Daily News Archive
October 17, 2006
with Lawn Pesticide Ban
(Beyond Pesticides, October 17, 2006) The
cosmetic use of pesticides is an issue that will likely be decisive
in the upcoming November 13 municipal elections of Ottawa, Ontario.
The city has not historically been able to reach an agreement about
unnecessary pesticide use despite the fact that 122 communities across
Canada, including the entire province of Quebec, have chosen to restrict
cosmetic use of pesticides.
After a second motion to ban the cosmetic use of pesticides failed last
autumn, Ottawa’s incumbent mayor, Bob Chiarelli, pledged to challenge
councilors on the controversial proposal and make it an election issue.
If Mr. Chiarelli or mayoral candidate Alex Munter are elected, the ban
is expected to pass, but if challenger Larry O'Brien is elected, the
outcome is uncertain.
Despite a call for a ban on the use of pesticides for lawns and gardens
by the Canadian
Cancer Society, due to the rise in cancer rates and evidence linking
pesticides with cancer, Mr. O’Brien is taking the stance of Croplife
Canada (reported in Daily
News, April 14, 2006), claiming the evidence still does not paint
a direct link between pesticides and health hazards.
Peter MacLeod, the executive director of CropLife Canada, a trade association
that represents pesticide companies, rejects the cancer society's argument.
According to Mr. MacLeod, "I think that their explanation is very
simplistic and misleading." Mr. MacLeod continued by saying no
pesticide used in Canada is known to cause cancer, and that he believes
towns and cities should steer clear of regulation. Although the call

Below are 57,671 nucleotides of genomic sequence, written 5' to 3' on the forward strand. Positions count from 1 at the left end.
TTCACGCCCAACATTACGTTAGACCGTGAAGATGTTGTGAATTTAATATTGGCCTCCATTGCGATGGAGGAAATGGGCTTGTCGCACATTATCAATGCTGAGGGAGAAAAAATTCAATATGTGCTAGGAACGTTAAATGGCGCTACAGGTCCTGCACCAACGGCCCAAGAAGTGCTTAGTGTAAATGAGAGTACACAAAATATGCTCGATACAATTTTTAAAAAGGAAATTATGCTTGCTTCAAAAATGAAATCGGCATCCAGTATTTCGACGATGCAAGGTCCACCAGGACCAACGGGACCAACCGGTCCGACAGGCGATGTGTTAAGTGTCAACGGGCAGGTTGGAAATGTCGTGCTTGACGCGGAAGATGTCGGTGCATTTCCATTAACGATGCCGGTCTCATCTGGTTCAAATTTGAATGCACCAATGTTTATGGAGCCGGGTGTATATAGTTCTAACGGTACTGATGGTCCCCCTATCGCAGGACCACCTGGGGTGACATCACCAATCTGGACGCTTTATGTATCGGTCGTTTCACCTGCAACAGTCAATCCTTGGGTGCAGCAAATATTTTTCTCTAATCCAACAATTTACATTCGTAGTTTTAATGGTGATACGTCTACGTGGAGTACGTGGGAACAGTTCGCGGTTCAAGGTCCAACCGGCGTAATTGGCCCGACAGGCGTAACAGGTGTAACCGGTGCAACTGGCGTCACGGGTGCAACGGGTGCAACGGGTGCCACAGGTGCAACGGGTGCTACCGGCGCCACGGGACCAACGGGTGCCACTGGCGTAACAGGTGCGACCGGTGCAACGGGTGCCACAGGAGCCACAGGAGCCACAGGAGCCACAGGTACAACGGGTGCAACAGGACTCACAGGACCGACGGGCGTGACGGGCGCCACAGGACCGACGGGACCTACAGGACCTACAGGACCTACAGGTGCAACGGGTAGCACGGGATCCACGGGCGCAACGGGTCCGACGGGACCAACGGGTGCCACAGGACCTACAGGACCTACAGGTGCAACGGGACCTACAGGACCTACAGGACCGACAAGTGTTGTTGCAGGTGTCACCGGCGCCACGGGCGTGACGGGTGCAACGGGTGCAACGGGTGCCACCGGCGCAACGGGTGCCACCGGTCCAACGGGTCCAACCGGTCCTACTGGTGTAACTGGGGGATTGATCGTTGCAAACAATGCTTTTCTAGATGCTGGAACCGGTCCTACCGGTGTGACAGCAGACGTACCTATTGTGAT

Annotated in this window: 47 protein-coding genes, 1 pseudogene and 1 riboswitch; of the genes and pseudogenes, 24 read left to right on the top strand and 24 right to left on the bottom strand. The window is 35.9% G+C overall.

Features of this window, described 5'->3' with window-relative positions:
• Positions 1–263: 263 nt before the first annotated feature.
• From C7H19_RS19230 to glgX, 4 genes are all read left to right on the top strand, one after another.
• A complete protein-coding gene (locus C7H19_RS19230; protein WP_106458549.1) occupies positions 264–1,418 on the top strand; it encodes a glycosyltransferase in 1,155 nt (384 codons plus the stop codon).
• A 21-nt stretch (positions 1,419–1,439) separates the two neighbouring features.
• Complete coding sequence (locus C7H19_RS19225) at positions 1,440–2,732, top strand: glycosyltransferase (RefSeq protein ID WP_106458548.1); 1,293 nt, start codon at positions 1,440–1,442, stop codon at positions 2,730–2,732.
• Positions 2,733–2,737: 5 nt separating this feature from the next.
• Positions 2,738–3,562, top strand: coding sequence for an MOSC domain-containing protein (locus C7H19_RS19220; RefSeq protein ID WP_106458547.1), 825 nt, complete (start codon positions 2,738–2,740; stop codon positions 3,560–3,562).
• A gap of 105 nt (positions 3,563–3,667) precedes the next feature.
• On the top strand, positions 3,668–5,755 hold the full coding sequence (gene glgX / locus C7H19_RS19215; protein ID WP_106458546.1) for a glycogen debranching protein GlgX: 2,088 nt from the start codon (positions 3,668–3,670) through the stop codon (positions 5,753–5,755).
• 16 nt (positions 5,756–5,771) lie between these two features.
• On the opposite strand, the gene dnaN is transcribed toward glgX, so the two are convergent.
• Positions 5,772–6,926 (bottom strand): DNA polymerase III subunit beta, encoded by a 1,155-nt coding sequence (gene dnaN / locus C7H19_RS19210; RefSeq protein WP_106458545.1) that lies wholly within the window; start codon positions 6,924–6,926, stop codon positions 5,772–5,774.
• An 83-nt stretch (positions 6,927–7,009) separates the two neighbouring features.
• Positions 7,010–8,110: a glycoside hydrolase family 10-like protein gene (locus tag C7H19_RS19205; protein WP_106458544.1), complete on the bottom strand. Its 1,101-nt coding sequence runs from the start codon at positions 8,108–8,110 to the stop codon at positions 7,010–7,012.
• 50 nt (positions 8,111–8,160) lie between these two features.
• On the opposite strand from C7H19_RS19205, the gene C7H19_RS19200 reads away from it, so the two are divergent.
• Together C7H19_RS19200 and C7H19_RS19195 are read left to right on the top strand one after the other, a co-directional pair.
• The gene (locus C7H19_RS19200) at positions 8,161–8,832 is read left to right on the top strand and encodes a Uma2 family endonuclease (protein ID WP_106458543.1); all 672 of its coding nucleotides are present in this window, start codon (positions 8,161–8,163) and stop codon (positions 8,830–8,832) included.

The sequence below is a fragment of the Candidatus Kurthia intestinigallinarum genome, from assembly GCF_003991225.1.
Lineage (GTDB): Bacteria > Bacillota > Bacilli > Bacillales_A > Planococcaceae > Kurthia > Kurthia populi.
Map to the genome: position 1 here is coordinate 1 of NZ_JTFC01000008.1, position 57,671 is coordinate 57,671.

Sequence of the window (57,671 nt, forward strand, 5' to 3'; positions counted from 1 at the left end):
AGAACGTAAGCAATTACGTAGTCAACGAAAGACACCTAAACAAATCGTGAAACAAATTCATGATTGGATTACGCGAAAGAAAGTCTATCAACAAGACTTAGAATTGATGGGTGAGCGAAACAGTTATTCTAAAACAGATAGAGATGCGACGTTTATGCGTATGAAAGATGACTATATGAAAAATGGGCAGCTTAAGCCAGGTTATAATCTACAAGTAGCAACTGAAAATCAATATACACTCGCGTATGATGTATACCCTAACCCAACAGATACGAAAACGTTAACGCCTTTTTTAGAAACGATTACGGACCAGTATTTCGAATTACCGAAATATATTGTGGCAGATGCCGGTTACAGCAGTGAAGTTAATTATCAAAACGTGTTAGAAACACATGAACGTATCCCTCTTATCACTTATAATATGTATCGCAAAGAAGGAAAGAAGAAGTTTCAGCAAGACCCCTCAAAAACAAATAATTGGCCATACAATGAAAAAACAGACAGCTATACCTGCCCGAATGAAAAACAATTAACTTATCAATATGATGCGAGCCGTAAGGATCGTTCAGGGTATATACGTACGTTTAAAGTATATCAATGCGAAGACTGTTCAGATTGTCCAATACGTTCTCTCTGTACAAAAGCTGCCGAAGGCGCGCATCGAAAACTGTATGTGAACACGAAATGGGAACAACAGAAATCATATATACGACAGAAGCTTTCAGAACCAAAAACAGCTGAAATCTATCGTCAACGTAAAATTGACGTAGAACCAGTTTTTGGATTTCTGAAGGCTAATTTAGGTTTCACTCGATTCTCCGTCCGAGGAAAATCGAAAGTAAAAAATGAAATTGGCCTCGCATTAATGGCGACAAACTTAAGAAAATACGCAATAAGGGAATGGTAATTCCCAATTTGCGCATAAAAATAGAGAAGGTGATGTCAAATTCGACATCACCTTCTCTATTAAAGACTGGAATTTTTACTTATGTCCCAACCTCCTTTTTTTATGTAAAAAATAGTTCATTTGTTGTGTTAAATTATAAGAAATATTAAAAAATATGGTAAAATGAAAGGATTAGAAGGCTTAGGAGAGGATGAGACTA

for the ban is coming from the Canadian Cancer Society, Mr. MacLeod
said, "We just feel that municipalities by and large do not have
the scientific capacity to make that choice, whether a product should
be used or not. We should leave that to Health Canada."
Ottawa was very close to passing a ban last year, but got mired in the
implementation details. According to the Ottawa
Citizen, a first motion before council in October 2005 ended
in a tie vote, 10-10, and a motion two weeks later was defeated 12-9
when councilors could not agree to hold a plebiscite before instituting
a full ban due to a debate about what constituted an infestation. Councilors
were willing to put exemptions on the ban should weeds cover a certain
percentage of a resident's lawn, but couldn't agree on the percentage.
"Two-thirds of city councilors agreed there should be a bylaw.
All the polling showed that residents believed there should be a bylaw.
Even the lawn-care companies agreed there should be a bylaw," said
Mr. Munter, who was the chairman of the city's health committee when
the pesticide debate first hit city hall in 2002. "So, we had this
consensus around a bylaw last fall that then broke down around the details
. . . My point is, we shouldn't be talking about this. This issue should
be crossed off the to-do list, and it's not." He summarized, "This
is a health and safety issue. This is about the protection of our soil,
our water, our sewers, the health of our kids and of all people."
According to the Coalition
for a Healthy Ottawa, an additional nine pesticide by-laws are at
the draft stage in Canada pending adoption.
ACTION: Why can’t the U.S. do what Canada is doing?
Learn about State
Preemption Laws and how, due to industry lobbying, all but nine
states in the U.S. ban their local municipalities from passing pesticide
ordinances that are more protective of public health than state laws.
See our Tools for
Change for model U.S. local policies and information on organizing
your community for change.